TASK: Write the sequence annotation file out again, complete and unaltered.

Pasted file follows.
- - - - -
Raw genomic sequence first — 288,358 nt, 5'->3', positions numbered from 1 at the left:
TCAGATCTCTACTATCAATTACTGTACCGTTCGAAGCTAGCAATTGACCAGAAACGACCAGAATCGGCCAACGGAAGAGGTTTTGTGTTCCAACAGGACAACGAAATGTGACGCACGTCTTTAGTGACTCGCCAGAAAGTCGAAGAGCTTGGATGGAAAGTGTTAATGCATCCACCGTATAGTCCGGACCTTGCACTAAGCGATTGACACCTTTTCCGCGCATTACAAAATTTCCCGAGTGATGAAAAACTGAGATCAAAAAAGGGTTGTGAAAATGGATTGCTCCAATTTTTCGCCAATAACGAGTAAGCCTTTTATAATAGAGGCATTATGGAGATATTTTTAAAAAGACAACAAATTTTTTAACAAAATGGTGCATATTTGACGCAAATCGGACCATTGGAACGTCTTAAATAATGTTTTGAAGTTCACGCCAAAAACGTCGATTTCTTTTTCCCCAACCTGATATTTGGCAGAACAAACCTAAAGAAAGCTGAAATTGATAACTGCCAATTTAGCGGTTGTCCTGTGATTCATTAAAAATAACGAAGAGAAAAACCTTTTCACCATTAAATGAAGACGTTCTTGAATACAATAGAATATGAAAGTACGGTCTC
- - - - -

Raw genomic sequence first — 288,358 nt, 5'->3', positions numbered from 1 at the left:
TCAGATCTCTACTATCAATTACTGTACCGTTCGAAGCTAGCAATTGACCAGAAACGACCAGAATCGGCCAACGGAAGAGGTTTTGTGTTCCAACAGGACAACGAAATGTGACGCACGTCTTTAGTGACTCGCCAGAAAGTCGAAGAGCTTGGATGGAAAGTGTTAATGCATCCACCGTATAGTCCGGACCTTGCACTAAGCGATTGACACCTTTTCCGCGCATTACAAAATTTCCCGAGTGATGAAAAACTGAGATCAAAAAAGGGTTGTGAAAATGGATTGCTCCAATTTTTCGCCAATAACGAGTAAGCCTTTTATAATAGAGGCATTATGGAGATATTTTTAAAAAGACAACAAATTTTTTAACAAAATGGTGCATATTTGACGCAAATCGGACCATTGGAACGTCTTAAATAATGTTTTGAAGTTCACGCCAAAAACGTCGATTTCTTTTTCCCCAACCTGATATTTGGCAGAACAAACCTAAAGAAAGCTGAAATTGATAACTGCCAATTTAGCGGTTGTCCTGTGATTCATTAAAAATAACGAAGAGAAAAACCTTTTCACCATTAAATGAAGACGTTCTTGAATACAATAGAATATGAAAGTACGGTCTC